BELFAST.

Wednesday, July 25.

On the bus. We will go here, and here, and here and………….,,,

Formerly the Scottish Provident Institution, now their equivalent of Centrelink.

Couple of lovely brick buildings.

Belfast’s equivelant of the Leaning Tower of Pisa. The George Tower leans five feet to the right and five feet to the rear. Notice the angle compared to the building in the background. It was stabilised but they were unable to straighten it.

Customs House on the riverfront.

Large ceramic salmon, depicting the return of salmon to the river after 120 years absence.

This is why the salmon returned. As the river is tidal, the weir keeps the river at a constant level.

Downstream of the weir.

The two large gantry cranes are World Heritage listed. One Goliath, stands 320 feet high, and the other Samson, 285 feet high.

The Titanic museum.

Science museum.

George Best airport.

Front gates to parliament, known as Stormot.

Stormot. The perculiar thing about the Northern Ireland parliament is that they cannot agree on anything, so therefore have not sat for nineteen months, yet they all still receive their parliamentary pay and allowances. Could only happen in Ireland, although the same could be said for our politicians.

Parliament driveway.

Leafy suburbs around parliament.

Top end of Shankill road, the centre of the Unionists territory.

Flags are out due to it being the marching month.

Statue of C.S. Lewis, author of The Lion, The Witch and The Wardrobe, and The Chronicles of Narnia.

Headed off for the Titanic experience. We have been here twice before, but it is still mind blowing each time.

A lot of if’s, if the ship wasn’t going so fast, if the captain hadn’t decided to swerve when he did, if they had had a key to the binoculars locker, if they had not been so far north, if, if, if.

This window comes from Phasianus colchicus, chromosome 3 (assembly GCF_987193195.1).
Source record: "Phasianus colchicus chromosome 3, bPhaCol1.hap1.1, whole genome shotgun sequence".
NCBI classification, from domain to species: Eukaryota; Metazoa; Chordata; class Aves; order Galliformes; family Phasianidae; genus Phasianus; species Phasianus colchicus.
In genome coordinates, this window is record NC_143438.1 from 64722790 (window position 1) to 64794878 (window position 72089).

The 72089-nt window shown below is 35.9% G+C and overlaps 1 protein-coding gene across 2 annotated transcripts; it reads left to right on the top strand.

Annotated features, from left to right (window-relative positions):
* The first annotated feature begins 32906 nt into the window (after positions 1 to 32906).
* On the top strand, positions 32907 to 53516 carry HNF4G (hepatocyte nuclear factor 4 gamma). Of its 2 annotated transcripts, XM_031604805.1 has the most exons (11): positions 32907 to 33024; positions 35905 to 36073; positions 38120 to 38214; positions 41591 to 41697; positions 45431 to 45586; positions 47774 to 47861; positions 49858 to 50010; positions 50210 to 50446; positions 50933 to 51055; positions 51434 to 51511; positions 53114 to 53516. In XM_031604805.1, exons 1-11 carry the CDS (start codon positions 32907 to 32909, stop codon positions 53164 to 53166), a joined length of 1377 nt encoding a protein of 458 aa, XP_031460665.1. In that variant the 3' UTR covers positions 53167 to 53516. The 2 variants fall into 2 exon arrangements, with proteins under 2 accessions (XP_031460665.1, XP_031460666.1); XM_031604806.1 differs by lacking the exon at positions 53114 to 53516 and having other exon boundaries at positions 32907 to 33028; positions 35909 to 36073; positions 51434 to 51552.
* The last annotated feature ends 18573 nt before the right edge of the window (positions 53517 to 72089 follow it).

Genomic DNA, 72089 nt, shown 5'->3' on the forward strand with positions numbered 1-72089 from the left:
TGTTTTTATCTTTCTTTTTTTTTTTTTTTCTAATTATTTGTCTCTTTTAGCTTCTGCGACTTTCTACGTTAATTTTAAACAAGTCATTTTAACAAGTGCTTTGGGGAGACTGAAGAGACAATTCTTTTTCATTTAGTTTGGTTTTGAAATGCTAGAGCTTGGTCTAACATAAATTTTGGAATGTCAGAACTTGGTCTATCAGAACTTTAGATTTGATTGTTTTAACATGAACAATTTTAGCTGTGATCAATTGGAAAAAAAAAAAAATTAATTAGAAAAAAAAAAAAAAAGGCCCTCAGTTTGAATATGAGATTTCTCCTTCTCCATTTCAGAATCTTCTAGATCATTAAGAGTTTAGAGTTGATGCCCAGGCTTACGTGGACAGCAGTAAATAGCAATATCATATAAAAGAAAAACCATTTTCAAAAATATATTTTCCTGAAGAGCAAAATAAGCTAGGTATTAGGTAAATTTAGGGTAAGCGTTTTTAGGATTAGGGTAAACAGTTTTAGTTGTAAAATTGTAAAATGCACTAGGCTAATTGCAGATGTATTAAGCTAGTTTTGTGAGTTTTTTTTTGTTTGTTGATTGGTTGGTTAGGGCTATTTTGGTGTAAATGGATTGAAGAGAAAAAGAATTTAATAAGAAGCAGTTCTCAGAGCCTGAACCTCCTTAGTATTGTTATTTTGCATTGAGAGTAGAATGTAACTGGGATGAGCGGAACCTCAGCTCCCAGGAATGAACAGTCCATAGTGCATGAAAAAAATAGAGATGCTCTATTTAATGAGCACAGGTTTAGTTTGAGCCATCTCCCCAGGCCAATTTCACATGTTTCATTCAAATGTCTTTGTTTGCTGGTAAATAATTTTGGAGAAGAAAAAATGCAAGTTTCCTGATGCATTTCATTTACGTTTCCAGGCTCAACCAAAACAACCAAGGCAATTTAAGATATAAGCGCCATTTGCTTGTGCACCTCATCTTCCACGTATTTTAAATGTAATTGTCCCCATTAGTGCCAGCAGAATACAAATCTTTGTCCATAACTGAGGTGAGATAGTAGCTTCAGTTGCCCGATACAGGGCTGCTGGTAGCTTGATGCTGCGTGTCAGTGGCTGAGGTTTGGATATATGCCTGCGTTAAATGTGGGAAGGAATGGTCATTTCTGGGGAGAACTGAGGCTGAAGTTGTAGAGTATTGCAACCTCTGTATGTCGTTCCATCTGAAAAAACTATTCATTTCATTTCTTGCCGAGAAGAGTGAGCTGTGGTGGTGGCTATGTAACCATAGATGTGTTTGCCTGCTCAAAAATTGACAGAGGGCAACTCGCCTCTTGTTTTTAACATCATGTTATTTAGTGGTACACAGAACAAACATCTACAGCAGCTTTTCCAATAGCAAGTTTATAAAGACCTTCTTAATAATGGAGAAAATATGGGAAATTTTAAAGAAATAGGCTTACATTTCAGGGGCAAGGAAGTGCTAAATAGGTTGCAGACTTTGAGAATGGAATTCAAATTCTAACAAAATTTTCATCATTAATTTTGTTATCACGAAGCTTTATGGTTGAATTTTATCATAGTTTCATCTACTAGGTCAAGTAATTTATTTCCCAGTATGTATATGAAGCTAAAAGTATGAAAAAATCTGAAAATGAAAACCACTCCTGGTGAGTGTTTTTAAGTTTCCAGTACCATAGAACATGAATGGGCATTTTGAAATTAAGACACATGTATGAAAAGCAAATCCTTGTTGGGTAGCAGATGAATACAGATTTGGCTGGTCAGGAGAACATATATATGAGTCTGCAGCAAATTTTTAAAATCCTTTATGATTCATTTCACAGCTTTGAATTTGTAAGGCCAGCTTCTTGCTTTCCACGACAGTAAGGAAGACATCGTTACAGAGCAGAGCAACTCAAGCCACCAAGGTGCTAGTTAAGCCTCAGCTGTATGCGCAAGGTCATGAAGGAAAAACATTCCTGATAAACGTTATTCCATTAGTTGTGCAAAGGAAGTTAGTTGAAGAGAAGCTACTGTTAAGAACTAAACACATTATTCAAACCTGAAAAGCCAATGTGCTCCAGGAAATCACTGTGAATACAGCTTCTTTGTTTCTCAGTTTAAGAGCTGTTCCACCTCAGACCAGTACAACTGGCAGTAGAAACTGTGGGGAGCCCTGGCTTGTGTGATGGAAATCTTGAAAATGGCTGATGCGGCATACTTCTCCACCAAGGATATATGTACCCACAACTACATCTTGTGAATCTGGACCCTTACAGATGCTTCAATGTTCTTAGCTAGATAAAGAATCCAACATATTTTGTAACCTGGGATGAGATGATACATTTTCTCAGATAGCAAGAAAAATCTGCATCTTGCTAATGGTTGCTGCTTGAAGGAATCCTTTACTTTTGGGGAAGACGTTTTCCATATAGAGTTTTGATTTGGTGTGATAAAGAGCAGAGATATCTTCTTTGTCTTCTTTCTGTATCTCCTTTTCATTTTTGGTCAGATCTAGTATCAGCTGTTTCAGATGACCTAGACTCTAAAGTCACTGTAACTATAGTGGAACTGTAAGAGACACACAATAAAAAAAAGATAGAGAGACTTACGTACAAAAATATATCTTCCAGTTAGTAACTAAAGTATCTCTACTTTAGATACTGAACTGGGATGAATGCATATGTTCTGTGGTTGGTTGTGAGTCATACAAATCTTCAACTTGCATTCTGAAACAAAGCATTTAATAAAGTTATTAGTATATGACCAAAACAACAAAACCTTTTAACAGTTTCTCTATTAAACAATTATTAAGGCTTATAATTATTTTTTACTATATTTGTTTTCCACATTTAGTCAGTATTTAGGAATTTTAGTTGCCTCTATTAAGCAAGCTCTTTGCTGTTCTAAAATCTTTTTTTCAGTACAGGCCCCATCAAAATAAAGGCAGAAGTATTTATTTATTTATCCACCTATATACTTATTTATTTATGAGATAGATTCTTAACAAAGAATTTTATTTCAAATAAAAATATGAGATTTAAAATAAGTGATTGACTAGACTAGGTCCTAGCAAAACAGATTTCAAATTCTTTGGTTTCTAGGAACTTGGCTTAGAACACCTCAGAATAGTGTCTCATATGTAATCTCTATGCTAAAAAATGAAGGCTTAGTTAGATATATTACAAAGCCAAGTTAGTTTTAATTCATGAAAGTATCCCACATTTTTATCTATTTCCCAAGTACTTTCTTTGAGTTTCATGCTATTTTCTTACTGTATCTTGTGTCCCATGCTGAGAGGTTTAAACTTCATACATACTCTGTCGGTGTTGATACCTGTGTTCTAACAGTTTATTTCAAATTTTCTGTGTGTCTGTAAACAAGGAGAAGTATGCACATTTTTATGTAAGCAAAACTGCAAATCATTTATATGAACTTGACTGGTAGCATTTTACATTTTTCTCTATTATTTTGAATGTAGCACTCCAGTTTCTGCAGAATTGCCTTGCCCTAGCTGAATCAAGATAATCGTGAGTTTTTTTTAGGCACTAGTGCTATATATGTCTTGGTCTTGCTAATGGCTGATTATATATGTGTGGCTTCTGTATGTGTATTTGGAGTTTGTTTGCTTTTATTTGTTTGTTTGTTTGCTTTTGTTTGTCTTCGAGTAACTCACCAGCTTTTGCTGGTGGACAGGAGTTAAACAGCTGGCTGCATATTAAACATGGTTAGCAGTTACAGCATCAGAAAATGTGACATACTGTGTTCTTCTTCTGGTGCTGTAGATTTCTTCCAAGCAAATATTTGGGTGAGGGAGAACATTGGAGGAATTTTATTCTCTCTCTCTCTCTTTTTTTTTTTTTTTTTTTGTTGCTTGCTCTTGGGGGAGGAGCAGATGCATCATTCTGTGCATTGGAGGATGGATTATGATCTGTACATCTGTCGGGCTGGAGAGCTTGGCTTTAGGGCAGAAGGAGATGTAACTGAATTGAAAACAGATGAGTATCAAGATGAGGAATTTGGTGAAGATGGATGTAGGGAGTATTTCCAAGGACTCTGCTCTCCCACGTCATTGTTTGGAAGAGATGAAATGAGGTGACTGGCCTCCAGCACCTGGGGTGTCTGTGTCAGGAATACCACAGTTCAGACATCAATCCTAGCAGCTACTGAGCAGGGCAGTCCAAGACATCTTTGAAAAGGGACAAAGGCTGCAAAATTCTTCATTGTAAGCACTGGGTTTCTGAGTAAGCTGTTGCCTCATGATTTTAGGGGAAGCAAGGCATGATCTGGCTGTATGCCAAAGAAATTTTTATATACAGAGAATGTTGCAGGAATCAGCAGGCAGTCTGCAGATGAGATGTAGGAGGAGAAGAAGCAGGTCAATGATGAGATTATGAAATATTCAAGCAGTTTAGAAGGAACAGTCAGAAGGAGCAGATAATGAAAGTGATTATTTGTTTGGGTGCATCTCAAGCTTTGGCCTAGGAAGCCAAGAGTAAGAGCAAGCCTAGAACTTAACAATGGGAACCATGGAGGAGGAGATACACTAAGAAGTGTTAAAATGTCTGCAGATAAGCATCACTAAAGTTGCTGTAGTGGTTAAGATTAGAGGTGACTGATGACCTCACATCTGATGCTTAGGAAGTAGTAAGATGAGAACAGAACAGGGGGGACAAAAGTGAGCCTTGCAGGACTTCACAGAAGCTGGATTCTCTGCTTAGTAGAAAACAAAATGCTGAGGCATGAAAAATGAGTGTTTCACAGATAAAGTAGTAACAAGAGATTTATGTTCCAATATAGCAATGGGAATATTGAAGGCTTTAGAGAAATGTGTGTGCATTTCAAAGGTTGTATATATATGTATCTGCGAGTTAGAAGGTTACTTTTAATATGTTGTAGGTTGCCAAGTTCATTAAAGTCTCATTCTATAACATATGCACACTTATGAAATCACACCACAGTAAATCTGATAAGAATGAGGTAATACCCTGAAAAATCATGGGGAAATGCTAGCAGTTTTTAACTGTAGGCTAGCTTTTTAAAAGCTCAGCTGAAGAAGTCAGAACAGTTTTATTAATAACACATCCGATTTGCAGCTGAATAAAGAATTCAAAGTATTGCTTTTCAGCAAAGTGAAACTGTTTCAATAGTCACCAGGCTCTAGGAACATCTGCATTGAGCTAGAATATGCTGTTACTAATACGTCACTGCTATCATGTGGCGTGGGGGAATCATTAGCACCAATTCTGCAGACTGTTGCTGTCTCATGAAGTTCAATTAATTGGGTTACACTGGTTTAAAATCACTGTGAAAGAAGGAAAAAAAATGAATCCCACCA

Couple of suspect workers.

One of the front gates to the shipyards.

Interesting quotes.

Bottom of the dry dock.

Do I have to look down?

First class cabin.

Views inside the ship.

Some of the crockery from the ship.

One of the hatches of the Titanic lying on the seabed.

Dock from where Titanic was launched.

Across the road for a new experience. Free falling in a vertical wind tunnel. This was an unbelievable experience. More photos when we receive them.

Su flying.

Gaz flying.

Caught a cab into city centre to organise a black cab tour of Belfast. They take you where all the problems have occurred over the years and explain why.

The next two photos are of the court house. The wall around the court house is actually a blast wall. Twenty feet high and ten feet thick. Will even resist rocket attacks.

This quilted mural probably sums it all up.

These monuments and murals are all over the city, especially the east and west sides.

This is the catholic side of the wall.

This is the Protestant side of the wall.

They see it as the Phoenix rising from the ashes.

Note the height of the wall, 40 feet, and the secondary defences on the back of the houses. This house is only ten yards from the houses on the other side of the wall. Neither side wants the walls to come down and it is predicted that it will take another two to three generations.

Sinn Fein headquarters.

Bobby Sands, the first person to go on a hunger strike in gaol, eventually dying after five weeks.

These are one of the gates between the protestants and the Catholics. All the gates are closed at either nine or ten pm, and not opened again until nine the next day. On the weekends they remain closed. There were eight security cameras monitoring this gate alone, watched by the police 24/7. For obvious reasons we did not photograph them.

In Australia we think that it is all peaceful, far from it. There may not be bombings and shootings as in the past, but you do not venture into the others area. There is a distinct possibility that you will not return.

Another set of gates, locked.

These are all the men who stated themselves to death. Bobby Sands is bottom left.

Robert, our Irish catholic guide. He says that he avoided the hostilities as a young fellow due to from the age of 14, being an apprentice baker and therefore worked nights and slept during the day when most of the troubles occurred. This did not mean he escaped the mayhem. He was shot four times, in the back, shoulder and legs.

City offices lit up at night.

Off to TG Friday’s for a great dinner before heading back to Bess. Off to Scotland tomorrow.

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